How do I present my brand, and what are the rules?

People often give very little thought to the name of their business when they are starting up.  They are influenced by all sorts of different things but rarely sit back and think it through logically. Ultimately the name of your business may well be the first thing a potential customer (or staff member) will see. They say that people get fourteen first impressions in the first seven seconds after meeting someone. The same applies to the name of your business.  So, what sorts of things should you think about when choosing a name?

First, as many of you know I often talk about whether your business is a Ronald or an Elton. ‘Ronalds’ are those who sit behind the front line directing strategy, dealing with marketing and developing systems. They are not the ones that the customers come in to contact with. Is that what that your business aspires to be?

One of our close competitors has their own name over the door yet it is not him that deals with customers on a day to day basis. As a result, often clients go to that practice because of that person but when they get there they find that they are dealing with somebody else. The name over the door turned out to be misleading.

With that in mind, perhaps you should think about a name for your business that says what you do. For example, if you sell widgets in Walsall then Walsall Widgets might be the best name for your business. It does what it says on the tin.

But then you have the ‘Eltons’, and their business is all about them. If you are a specialist in aeronautics and your name is David Smith then David Smith Aeronautics should probably be the name of your business. People are coming to the business because of you and what it is that you do. Often people are embarrassed to have their name on their business. But it becomes far more confusing when they are trying to get work and must constantly explain that a particular business is actually them. Why not just be brave enough to put your name over the door?

Then of course there are those that go the other way. It is all about their ego and they want their name over the door. There used to be a firm of solicitors nearby that had four names in the title. And some of them were very long names. I’m sure it did them no favours when it came to trying to get new business.

Of course, large companies have got past this. WH Smiths means books, newspapers and stationery to all of us. But that only works because they are a huge company. If they were just based in Runcorn then they would probably be better calling themselves Runcorn Books & Stationery. Again, it does what it says on the tin.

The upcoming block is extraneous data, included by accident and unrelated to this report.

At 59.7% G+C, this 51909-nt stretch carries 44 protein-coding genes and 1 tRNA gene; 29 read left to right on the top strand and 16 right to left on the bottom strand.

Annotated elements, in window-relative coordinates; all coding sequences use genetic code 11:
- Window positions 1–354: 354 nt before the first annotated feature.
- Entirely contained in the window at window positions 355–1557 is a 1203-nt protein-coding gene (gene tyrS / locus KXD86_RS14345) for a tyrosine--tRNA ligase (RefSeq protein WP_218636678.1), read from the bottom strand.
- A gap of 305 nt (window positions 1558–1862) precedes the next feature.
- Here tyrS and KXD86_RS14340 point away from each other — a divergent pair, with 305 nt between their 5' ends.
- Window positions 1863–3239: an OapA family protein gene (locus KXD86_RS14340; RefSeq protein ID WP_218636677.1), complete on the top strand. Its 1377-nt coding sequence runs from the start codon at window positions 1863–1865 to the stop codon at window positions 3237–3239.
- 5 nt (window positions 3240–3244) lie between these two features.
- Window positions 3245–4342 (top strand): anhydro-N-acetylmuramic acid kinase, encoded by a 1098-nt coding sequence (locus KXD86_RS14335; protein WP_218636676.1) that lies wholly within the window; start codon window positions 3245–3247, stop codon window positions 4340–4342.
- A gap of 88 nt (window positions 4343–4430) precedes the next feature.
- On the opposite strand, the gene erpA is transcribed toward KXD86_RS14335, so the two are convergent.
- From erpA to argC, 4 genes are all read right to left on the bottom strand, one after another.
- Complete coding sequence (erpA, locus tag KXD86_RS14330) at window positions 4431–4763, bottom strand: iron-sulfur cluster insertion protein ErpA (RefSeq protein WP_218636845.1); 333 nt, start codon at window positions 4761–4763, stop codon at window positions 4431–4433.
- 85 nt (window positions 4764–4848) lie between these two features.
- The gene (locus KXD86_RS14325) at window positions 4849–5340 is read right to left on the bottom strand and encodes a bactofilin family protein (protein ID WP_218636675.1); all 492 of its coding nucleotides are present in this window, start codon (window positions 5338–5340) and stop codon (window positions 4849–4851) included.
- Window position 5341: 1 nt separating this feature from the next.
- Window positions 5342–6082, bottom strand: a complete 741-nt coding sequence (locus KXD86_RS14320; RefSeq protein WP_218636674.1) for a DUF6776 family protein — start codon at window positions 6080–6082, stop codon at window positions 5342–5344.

Of course, these days there is another issue that you need to consider…

Whatever name you choose you want to make sure that the domain name is available. There is no point coming up with a catchy name and then finding out that somebody else in a different part of the country has that domain name already registered. You are just spending a whole lot of money and time promoting a name which will end up causing confusion or generating business for other people.

All in all, this is an art rather than a science but the name of your business is probably the most important decision you will ever make.

What are the rules from Companies House?

There are approximately 4 million businesses registered in the UK with Companies House. This means there are 4 million businesses with different names.Companies House vet the business names for any that are too similar to those already in existence, or recently dissolved. They do this so that each business retains its own identity to the general public.

So as long as I’m different, I’m fine, right?

Not necessarily. Companies House do veto certain terms to ensure they aren’t misleading. For example, you can’t have the term ‘Her Majesty’ included in your business name without approval from the cabinet office. To use the term ‘Chartered Accountants’ you’d need approval from your regulatory body. In the latter example, this shouldn’t dissuade you from choosing your identity, you will simply need to provide a letter or email of non-objection.

A full list of protected names can be found on Companies House Website


So, if it’s different, and not protected, everything else goes?

Almost. There is one final aspect to consider before registering your company, and that is, quite simply, is it offensive? Last year, nearly 50 company names were rejected! Rather than repeating some of the do-not-use terms now, I’ll let you review the list here


Plenty to think about. But don’t panic! If you’re in any doubt over the viability of your preferred company name, or you need assistance to set up and manage your own company, then do give us a shout!